DirectX 10 – today and tomorrow:
Given the current DX10 PR war going on between AMD and Nvidia, I felt it would be a good time to ask some very specific questions about the three DirectX 10 benchmarks that are already out there.
However, Roy pointed out that his job wasn’t really to talk about benchmark results; instead, he’s incredibly focused on helping developers create great content for PC gamers. “Most developers don’t really care about benchmarks; in fact, they generally don’t like them and neither do publishers – they both just care about creating great content.”
Based on Roy’s answer, I decided to ask some more general questions about DirectX 10 performance, as Nvidia’s Tony Tamasi, Vice President of Technical Marketing, and David Blythe, one of Microsoft's Graphics Architects, both talked about efficiency improvements and API overhead reductions in DX10. However, with the first crop of DirectX 10 games (namely Lost Planet, Call of Juarez
and Company of Heroes
), we’ve seen some pretty massive performance drops for some relatively small image quality benefits over what the DirectX 9.0 versions offer.
Roy was quick to point out that “it’s important to note that the massive performance titles you’ve mentioned are results from games that are early looks rather than reflective of the first wave of first generation titles.” Roy continued, telling us that some more betas would be coming out in the next two months, with full game launches starting as early as August. He then revealed that “the experiences with those will be very different for a number of reasons.”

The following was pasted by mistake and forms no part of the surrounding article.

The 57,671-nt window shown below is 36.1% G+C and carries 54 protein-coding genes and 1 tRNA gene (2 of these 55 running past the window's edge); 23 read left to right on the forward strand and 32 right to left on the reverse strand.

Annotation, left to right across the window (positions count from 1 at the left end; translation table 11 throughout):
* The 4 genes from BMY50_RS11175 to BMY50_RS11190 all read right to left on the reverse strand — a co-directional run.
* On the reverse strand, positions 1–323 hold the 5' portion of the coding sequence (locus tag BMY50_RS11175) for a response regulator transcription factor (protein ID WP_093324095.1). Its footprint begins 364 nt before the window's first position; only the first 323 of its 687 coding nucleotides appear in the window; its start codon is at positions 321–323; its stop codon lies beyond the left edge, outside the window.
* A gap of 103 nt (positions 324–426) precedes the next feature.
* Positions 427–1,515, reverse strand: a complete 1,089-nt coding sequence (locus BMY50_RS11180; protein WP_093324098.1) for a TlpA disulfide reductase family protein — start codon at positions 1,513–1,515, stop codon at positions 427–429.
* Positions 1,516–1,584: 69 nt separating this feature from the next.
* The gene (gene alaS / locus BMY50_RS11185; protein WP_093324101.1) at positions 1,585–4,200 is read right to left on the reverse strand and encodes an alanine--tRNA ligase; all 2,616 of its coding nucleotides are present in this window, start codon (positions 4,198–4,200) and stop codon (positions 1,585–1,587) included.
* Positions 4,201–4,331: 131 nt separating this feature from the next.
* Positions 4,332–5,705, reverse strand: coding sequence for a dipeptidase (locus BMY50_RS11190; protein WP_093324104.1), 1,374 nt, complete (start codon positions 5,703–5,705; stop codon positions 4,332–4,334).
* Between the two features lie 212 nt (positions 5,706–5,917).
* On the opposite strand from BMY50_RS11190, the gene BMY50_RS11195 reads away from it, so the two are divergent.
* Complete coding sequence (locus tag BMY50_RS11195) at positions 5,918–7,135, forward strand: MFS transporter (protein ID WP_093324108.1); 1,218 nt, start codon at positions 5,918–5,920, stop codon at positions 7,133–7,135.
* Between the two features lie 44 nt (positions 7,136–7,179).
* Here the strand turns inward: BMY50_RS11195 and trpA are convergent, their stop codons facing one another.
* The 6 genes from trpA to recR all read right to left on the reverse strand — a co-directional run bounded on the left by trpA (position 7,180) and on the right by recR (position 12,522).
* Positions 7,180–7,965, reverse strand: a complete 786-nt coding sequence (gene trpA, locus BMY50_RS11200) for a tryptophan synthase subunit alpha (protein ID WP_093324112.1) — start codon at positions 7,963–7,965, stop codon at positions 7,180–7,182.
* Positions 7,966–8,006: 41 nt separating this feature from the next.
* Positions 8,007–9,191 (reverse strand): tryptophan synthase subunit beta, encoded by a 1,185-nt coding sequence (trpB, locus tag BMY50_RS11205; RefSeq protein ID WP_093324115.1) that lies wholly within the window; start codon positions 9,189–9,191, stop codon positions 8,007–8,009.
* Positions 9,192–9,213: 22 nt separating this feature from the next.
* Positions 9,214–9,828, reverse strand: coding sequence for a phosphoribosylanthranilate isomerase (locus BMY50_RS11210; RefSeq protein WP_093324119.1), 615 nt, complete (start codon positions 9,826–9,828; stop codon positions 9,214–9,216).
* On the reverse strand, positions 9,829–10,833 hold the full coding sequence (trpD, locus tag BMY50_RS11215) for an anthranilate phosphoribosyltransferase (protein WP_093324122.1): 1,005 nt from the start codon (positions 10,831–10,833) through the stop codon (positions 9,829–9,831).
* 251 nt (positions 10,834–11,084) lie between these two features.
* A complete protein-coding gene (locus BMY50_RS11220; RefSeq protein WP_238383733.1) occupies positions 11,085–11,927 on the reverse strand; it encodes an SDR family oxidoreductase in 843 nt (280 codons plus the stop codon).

Lost Planet: Extreme Condition & Call Of Juarez DX10 demos
Naturally, the next question was: why are those titles going to be different?
“Developers wishing to use DX10 have a number of choices to make. But the biggest is whether to layer over a DX9 title some additional DX10 effects or to decide to design for DX10 from the ground up. Both take work but one is faster to get to market than the other. It’s less a question of whether DX10 is working optimally on GeForce 8-series GPUs and more a case of how is DX10 being used. To use it well – and efficiently – requires development time.
“Tony and David are right, there are API reductions, massive AA is ‘almost free’ with DX10. This is why we are able to offer CSAA [up to 16xAA] with new DX10 titles – the same thing with DX9 just isn’t practical. AA makes things pretty but what we really want to see from DX10 – and what DX10 offers is the chance to do things we haven’t seen before. For example the full use of DX10 stated instancing to produce huge, I mean really
huge crowd scenes. That’s possible and could be used in many ways to affect game play. There are so many others.”
Methinks Roy has been playing World in Conflict... lucky begger!
I couldn't let him leave me on a cliffhanger there, so I asked if he could elaborate a bit more on that...
“Sure, imagine this; you are in charge of an anti-aircraft gun, you’re surrounded and waiting for help. Suddenly you can hear an aircraft approach, you look up but bright sunlight and clouds obscure your vision (god rays [volumetric light rays streaming through trees and clouds], volumetric clouds, HDR) you can see a plane approach but you don’t know whether to shoot. Then suddenly, the clouds pass behind the plane and hide the sun (because they can, they are volumetric!) and it’s one of yours! Hooray, it sweeps down and begins blowing up the hordes (there are many because we have instancing!) of enemy tanks. As the pilot flies by, he waves at you because you can clearly see his facial features behind the glass – that’s what DX10 can bring.
“So yes we will see big performance jumps in DX10 and Vista as we improve drivers but to keep looking at that area is to really miss the point about DX10. It’s not about – and it was never about – running older games at faster frame rates. PC Gamers weren’t getting antsy demanding Far Cry run at 200 fps instead of 100 fps – what PC gamers want are better, more immersive, compelling PC games. DX10 is going to give them that – it was never invented to make games they’ve already played and moved on from just run faster.”